Page:Once a Week, Series 1, Volume II Dec 1859 to June 1860.pdf/128

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January 28, 1860.]

in town they suddenly lose their asthma, and are somewhat disappointed that they cannot show their doctor the effect of a fit upon them. In many cases, however, they learn that the true doctor is city air—the worst city air, moreover, is generally the best for them. Thames Street atmosphere is particularly efficacious, and some even pick out the foggiest, densest, foulest lanes of Lambeth or Bermondsey as to them the balmiest, most life-giving of neighbourhoods. There are more extraordinary instances of idiosyncratic susceptibilities on the part of the air-tubes of some persons than even those examples would imply. For instance, some asthmatics can live at the top of a street in perfect health, whilst at the bottom of the same street they seem to be at the last gasp. We happened to know of a patient, who is more dead than alive at the top of Park Lane, but recovers immediately at the bottom of the same street; and Dr. Watson tells us, that he had an asthmatic patient who could sleep very well in the Red Lion, at Cambridge, but could never rest for a minute, on account of his asthma, in the Eagle in the same town.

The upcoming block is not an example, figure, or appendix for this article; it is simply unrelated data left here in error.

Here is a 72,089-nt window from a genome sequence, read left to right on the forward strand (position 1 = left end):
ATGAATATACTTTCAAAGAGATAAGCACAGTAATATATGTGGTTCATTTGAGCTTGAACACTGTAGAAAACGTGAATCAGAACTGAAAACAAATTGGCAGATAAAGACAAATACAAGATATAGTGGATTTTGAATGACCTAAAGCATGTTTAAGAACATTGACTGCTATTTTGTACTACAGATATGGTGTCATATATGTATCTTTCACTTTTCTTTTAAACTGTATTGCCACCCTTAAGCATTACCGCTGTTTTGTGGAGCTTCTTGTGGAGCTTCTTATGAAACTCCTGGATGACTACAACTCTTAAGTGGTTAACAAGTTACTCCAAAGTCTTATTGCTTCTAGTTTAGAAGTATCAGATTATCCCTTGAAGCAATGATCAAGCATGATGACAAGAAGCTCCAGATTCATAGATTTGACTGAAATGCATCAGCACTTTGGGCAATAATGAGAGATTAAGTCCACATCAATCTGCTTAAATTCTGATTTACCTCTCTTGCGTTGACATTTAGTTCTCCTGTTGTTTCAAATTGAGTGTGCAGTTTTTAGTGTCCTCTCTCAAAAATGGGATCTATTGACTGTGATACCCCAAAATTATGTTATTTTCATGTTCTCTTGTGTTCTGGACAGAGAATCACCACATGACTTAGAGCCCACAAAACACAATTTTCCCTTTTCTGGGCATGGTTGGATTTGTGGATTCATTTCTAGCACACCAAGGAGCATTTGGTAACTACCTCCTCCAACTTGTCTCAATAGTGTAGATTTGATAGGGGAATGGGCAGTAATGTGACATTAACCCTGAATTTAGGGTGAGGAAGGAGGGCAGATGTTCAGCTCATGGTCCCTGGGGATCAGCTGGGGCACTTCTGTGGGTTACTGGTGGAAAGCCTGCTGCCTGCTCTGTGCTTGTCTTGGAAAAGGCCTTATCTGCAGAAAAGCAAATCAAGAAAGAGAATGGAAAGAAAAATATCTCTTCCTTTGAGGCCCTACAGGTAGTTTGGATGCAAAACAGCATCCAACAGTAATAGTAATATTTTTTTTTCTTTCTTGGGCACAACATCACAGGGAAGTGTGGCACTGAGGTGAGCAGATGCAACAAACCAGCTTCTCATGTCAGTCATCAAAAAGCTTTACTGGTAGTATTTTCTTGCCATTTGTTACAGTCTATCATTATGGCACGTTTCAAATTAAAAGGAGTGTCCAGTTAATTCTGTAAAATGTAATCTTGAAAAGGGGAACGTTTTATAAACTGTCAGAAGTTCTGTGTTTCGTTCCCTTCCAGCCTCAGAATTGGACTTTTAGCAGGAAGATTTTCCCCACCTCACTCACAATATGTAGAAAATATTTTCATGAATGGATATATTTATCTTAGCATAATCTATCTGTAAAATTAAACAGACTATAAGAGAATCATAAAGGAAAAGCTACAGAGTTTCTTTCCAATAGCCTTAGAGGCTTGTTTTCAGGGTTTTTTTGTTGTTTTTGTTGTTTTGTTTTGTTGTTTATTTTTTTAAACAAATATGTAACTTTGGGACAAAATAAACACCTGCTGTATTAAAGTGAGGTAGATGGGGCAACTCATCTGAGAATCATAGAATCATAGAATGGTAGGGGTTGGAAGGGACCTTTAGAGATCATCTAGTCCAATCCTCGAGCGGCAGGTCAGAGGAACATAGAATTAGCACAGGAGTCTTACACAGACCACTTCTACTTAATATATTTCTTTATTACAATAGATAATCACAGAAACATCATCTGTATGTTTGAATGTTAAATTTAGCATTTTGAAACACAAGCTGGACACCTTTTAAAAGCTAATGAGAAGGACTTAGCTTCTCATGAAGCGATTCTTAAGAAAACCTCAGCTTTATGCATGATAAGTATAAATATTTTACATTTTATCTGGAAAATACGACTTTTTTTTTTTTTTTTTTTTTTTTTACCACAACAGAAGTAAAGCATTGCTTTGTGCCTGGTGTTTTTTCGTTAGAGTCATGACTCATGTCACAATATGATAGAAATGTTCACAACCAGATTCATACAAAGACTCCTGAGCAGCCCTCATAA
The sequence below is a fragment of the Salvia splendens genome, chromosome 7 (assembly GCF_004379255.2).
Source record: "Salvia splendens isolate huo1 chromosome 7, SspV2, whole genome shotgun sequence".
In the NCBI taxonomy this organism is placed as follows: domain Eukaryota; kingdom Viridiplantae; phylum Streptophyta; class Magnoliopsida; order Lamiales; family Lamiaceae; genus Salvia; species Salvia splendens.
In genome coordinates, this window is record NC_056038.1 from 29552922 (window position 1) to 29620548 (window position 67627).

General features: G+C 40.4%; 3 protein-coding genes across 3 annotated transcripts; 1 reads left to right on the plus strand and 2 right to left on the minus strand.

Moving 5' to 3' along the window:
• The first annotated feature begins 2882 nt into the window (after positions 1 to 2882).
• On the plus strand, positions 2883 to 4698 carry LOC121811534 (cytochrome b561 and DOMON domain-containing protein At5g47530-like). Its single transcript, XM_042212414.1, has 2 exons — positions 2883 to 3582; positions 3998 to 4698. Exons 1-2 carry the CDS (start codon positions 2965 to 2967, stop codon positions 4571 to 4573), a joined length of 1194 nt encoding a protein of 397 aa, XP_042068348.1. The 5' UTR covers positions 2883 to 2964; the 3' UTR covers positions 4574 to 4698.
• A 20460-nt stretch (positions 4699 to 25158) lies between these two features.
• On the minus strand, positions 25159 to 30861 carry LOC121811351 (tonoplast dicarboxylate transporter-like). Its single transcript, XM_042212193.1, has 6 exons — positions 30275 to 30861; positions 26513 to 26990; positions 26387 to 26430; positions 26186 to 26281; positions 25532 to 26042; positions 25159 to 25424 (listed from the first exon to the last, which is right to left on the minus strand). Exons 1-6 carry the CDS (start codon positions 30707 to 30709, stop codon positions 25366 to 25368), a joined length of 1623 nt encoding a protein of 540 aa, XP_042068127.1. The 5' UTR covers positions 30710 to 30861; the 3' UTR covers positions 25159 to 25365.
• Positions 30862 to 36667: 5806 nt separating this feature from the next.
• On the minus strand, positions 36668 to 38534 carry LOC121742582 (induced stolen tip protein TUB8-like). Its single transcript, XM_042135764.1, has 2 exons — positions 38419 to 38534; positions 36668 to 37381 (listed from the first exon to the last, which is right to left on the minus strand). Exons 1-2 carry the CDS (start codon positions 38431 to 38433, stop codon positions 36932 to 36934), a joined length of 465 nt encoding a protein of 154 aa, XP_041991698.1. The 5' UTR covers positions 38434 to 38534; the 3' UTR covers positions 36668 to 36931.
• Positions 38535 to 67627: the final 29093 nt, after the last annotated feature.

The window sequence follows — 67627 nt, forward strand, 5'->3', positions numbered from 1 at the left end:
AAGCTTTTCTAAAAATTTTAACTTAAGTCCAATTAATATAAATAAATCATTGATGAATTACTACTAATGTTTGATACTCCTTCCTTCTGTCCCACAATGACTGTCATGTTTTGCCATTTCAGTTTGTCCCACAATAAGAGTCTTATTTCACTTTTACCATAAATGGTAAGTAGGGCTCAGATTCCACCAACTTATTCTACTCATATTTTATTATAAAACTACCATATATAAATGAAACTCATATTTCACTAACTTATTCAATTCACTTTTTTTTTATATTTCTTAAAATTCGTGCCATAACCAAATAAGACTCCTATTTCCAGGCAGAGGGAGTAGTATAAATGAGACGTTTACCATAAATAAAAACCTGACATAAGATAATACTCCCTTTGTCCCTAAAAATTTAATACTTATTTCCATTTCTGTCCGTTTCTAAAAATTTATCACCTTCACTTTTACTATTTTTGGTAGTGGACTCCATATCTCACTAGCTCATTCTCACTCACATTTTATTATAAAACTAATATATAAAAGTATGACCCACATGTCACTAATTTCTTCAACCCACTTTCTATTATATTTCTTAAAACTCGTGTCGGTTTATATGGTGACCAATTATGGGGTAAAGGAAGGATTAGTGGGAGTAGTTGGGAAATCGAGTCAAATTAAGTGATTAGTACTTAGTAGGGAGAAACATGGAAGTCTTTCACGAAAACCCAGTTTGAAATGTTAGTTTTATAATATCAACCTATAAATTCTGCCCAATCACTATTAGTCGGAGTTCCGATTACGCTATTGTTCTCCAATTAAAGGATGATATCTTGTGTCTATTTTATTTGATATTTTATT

Some asthmatics, with air-tubes more capricious and difficult to please than ordinary, make it the business of their lives to travel about in search of the air best suited to them. Thus, in their wanderings, they experience every conceivable degree of exasperation of, or exemption from, their disease; possibly in some lovely spot where the patient would willingly abide as in an earthly Eden, the asthma suddenly and rudely grips him by the throat and bids him depart or die. Journeying onward he may happen to come upon some barren ridge, or possibly upon that Plutonic region, known as the “Black Country.” Here the patient would hurry onward with horror and affright, but suddenly his tyrant interposes. This air suits him, it imperiously cries, and here the slave of irritable mucus membrane is but too glad to end his pilgrimage, compounding with dreary scenery and a savage people, for the perfect freedom of drawing the breath of life.

M. D.


alt = A small lake, surrounded on every side by rocky shores, evergreen trees, and steep barren mountains. In the foreground, evergreen trees on both sides frame a glimpse of the lake; in the background are high peaks with snow on their tops.
Beyond the Baths of Tasnad there is a chain of mountains extending towards the east as far as Kézdivásarhely,[1] rising ridge above ridge, covered by ancient forests; not a village or a hamlet is to be found in this solitary region; and even the high road through the country avoids its lonely wilds, tracked only by the paths of the hunter—even these are less beaten than centuries ago, when many a castle, now a ruin, in the midst of the forest, was inhabited by its hospitable lords,
  1. In the south-east, near the confines of Moldavia.